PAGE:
‘Cry closet’: Amazon mocked for creating ‘AmaZen’ mental health box for warehouse workers

·3 min read
<p>Men work at a distribution station in the 855,000-square-foot Amazon fulfillment center in Staten Island, one of the five boroughs of New York City, on February 5, 2019</p> (JOHANNES EISELE/AFP via Getty Images)

Men work at a distribution station in the 855,000-square-foot Amazon fulfillment center in Staten Island, one of the five boroughs of New York City, on February 5, 2019

(JOHANNES EISELE/AFP via Getty Images)

Amazon has been mocked after introducing the “AmaZen” mental health booth for its warehouse employees to unwind in.

The e-commerce giant says it introduced the interactive “Mindful Practice Room” where employees can watch videos on “mental health and mindful practices”.

“With AmaZen I wanted to create a space that’s quiet, that people could go and focus on their mental and emotional well-being,” said Leila Brown, the Amazon employee who invented the booth, in a company video.

“The ZenBooth is an interactive kiosk where you can navigate through a library of mental health and mindful practices to recharge the internal battery.”

Amazon’s profits soared to record-levels during the Covid-19 pandemic with customers stuck at home and reliant on online ordering of food, medicines and other essential items.

But the company has been slammed by its own employees over working conditions, gruelling shifts, and labour practices.

And it has been accused of interfering with workers’ rights to organise or to form a union and seen walkouts , protests and strikes at warehouses in Chicago, New York, Minneapolis, Iowa, California, Oregon and Pennsylvania.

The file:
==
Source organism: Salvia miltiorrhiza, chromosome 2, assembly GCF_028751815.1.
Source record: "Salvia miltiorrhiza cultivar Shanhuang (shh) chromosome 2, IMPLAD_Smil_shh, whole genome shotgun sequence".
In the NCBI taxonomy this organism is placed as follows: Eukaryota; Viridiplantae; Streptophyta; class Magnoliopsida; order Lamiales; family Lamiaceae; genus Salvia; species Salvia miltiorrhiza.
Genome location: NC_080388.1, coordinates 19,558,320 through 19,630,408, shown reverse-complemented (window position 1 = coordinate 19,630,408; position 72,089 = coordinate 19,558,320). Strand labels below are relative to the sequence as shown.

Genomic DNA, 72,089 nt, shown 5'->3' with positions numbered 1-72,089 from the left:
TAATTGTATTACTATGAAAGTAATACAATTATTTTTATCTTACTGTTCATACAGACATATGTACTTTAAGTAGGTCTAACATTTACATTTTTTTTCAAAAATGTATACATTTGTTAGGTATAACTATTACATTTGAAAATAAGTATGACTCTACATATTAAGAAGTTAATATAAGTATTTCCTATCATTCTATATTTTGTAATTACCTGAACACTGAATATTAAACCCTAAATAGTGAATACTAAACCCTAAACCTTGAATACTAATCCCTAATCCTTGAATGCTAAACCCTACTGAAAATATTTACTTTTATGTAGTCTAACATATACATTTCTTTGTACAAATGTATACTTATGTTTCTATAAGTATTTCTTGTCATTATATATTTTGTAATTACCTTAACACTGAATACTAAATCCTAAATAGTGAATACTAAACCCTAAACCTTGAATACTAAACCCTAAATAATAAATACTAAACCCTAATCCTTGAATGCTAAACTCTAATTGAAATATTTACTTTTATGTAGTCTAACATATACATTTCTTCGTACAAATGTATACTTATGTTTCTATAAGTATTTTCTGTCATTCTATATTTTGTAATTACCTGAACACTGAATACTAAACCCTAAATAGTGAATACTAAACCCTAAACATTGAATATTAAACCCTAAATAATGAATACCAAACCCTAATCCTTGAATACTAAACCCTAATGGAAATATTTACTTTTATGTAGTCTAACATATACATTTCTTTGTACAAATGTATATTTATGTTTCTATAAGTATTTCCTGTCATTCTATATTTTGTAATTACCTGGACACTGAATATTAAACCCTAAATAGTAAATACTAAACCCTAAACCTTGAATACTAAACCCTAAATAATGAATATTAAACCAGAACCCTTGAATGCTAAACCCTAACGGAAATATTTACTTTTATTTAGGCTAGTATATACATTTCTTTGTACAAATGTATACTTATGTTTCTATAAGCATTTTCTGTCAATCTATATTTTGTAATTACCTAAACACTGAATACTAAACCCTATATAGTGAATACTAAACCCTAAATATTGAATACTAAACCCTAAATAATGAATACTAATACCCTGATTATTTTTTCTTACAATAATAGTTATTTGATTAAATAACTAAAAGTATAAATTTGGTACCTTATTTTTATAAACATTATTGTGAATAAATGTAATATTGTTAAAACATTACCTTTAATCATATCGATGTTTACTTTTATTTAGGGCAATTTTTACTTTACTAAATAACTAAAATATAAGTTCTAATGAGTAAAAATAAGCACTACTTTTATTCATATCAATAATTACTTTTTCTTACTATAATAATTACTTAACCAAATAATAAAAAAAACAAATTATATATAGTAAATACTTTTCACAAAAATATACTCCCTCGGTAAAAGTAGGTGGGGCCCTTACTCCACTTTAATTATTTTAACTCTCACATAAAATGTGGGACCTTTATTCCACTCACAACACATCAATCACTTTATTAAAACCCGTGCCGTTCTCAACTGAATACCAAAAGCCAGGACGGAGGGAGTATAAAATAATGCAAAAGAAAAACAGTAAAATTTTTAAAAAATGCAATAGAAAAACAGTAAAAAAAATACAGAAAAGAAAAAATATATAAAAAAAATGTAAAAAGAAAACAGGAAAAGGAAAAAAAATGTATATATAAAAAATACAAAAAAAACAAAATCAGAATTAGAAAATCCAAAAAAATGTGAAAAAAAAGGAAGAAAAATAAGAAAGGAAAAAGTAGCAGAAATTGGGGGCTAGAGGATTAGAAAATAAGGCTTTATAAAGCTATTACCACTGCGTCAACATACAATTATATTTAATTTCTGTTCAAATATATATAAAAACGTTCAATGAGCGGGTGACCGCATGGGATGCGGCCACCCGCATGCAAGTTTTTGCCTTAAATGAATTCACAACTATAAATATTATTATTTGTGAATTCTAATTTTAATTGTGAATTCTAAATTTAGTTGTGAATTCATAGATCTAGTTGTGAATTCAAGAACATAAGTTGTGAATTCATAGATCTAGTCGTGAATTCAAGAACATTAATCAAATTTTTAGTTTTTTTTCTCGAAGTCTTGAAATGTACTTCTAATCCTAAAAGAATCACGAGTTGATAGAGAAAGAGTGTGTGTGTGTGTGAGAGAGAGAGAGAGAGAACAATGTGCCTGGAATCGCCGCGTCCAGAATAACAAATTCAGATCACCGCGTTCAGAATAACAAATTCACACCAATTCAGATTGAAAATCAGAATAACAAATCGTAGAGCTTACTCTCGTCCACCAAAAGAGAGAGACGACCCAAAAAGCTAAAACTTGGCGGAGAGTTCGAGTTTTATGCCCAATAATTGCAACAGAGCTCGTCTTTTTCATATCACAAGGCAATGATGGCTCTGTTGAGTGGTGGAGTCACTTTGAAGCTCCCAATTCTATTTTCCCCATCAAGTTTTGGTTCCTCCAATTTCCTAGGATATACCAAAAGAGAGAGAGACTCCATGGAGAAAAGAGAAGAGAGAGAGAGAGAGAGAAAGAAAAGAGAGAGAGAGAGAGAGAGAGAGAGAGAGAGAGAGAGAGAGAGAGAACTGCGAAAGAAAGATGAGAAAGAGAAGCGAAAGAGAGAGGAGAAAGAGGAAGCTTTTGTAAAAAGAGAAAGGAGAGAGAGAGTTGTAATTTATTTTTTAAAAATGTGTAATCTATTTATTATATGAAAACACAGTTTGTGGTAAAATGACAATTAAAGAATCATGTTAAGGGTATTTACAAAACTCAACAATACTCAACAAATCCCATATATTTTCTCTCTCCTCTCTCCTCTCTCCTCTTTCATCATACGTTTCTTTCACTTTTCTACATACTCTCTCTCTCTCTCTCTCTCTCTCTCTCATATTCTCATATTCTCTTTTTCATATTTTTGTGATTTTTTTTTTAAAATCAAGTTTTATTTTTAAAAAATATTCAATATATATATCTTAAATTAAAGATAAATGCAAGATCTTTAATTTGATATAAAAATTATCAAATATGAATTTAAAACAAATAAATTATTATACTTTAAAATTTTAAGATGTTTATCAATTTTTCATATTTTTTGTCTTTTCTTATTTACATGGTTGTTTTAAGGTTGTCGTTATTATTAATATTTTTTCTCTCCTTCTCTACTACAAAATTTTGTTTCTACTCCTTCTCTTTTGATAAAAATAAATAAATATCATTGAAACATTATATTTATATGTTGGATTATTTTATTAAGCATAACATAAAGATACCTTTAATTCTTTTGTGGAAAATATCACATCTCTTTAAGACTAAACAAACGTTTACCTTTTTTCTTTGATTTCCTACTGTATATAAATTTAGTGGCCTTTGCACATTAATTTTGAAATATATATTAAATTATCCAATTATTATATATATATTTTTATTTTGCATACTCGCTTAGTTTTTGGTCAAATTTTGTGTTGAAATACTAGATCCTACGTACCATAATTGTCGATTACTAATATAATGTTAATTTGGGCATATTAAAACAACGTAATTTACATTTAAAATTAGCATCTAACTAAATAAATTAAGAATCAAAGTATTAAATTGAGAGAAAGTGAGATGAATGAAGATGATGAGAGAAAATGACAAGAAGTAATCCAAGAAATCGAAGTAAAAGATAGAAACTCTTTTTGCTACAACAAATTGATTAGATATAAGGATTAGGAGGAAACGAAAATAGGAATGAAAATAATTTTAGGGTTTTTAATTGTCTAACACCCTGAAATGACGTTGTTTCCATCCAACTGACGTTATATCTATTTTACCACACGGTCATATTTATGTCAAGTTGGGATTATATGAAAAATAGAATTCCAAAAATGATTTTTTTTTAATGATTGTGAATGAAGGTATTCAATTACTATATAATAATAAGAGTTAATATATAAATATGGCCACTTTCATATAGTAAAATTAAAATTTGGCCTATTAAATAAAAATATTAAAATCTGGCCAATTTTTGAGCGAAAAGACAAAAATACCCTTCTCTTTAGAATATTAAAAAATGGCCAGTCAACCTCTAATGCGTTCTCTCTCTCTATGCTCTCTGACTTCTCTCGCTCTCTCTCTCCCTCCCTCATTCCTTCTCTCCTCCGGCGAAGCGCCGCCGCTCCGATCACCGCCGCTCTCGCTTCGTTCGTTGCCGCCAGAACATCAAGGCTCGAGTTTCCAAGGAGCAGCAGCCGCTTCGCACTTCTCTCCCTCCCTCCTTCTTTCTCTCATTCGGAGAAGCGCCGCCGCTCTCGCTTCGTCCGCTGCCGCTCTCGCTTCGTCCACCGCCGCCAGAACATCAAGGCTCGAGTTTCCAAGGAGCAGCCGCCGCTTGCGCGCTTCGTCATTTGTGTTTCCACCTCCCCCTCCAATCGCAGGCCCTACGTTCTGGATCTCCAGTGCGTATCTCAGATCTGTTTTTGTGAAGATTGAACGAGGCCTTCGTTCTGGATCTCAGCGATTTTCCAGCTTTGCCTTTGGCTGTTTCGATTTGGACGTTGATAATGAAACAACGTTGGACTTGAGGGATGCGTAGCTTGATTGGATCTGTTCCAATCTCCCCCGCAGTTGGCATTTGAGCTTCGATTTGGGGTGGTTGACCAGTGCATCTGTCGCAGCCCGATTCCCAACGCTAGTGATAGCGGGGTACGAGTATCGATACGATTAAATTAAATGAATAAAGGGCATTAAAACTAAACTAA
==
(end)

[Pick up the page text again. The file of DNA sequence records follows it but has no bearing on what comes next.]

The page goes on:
Some employees have even claimed that they do not have time to use a toilet during their shifts and have been forced to urinate in plastic bottles.

 (Amazon)
(Amazon)

Amazon raised its minimum wage to $15 an hour for all US employees in 2018 and in April said it could give raises of between $0.50 and $3 to 500,000 workers.

But its new ZenBooth drew quick criticism on social media.

“Or you could pay your employees well, not treat them like garbage, and accept unionisation,” tweeted @70bpmhiccups.

“Imagine working in a place where this is deemed necessary,” tweeted @johnnymac79.

“Maybe just pay people a living wage instead?!?” wrote @tommiesunshine.

And @gwenissocrazy added: “Got to admit, Amazon News writers are getting pretty good at the dystopian satire thing.”

“Imagine working for a company so dystopian where conditions are so awful that they need to put a cry closet in the middle of the floor, and the company tries to sell it as a badge of honour,” tweeted @chartier.

The Independent has reached out to Amazon for comment.

Read More

‘It’s deplorable, it’s sickening’: Civil rights activists speak out as eighth noose found at Amazon warehouse

Jeff Bezos says will pass baton to new Amazon CEO on July 5

Hundreds of Amazon workers call on Bezos to sever contracts with IDF and support Palestinian rights

Our goal is to create a safe and engaging place for users to connect over interests and passions. In order to improve our community experience, we are temporarily suspending article commenting